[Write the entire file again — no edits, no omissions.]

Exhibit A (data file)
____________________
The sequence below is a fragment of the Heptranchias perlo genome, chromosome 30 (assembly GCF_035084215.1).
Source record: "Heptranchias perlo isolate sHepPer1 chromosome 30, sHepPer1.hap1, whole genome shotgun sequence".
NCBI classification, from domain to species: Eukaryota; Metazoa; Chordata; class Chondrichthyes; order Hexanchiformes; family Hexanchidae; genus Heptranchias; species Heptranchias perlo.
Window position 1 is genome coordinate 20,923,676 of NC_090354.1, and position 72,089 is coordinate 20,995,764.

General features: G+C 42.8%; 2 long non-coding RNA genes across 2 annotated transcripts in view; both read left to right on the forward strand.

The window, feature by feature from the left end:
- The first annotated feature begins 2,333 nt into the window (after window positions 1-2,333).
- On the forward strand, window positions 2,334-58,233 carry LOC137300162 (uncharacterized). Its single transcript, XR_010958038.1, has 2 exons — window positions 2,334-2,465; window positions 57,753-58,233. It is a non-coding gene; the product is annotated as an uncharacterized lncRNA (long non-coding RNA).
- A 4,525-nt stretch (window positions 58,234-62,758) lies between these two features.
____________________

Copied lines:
The sequence below is a fragment of the Heptranchias perlo genome, chromosome 30 (assembly GCF_035084215.1).
Source record: "Heptranchias perlo isolate sHepPer1 chromosome 30, sHepPer1.hap1, whole genome shotgun sequence".
NCBI classification, from domain to species: Eukaryota; Metazoa; Chordata; class Chondrichthyes; order Hexanchiformes; family Hexanchidae; genus Heptranchias; species Heptranchias perlo.
Window position 1 is genome coordinate 20,923,676 of NC_090354.1, and position 72,089 is coordinate 20,995,764.

General features: G+C 42.8%; 2 long non-coding RNA genes across 2 annotated transcripts in view; both read left to right on the forward strand.

The window, feature by feature from the left end:
- The first annotated feature begins 2,333 nt into the window (after window positions 1-2,333).
- On the forward strand, window positions 2,334-58,233 carry LOC137300162 (uncharacterized). Its single transcript, XR_010958038.1, has 2 exons — window positions 2,334-2,465; window positions 57,753-58,233. It is a non-coding gene; the product is annotated as an uncharacterized lncRNA (long non-coding RNA).
- A 4,525-nt stretch (window positions 58,234-62,758) lies between these two features.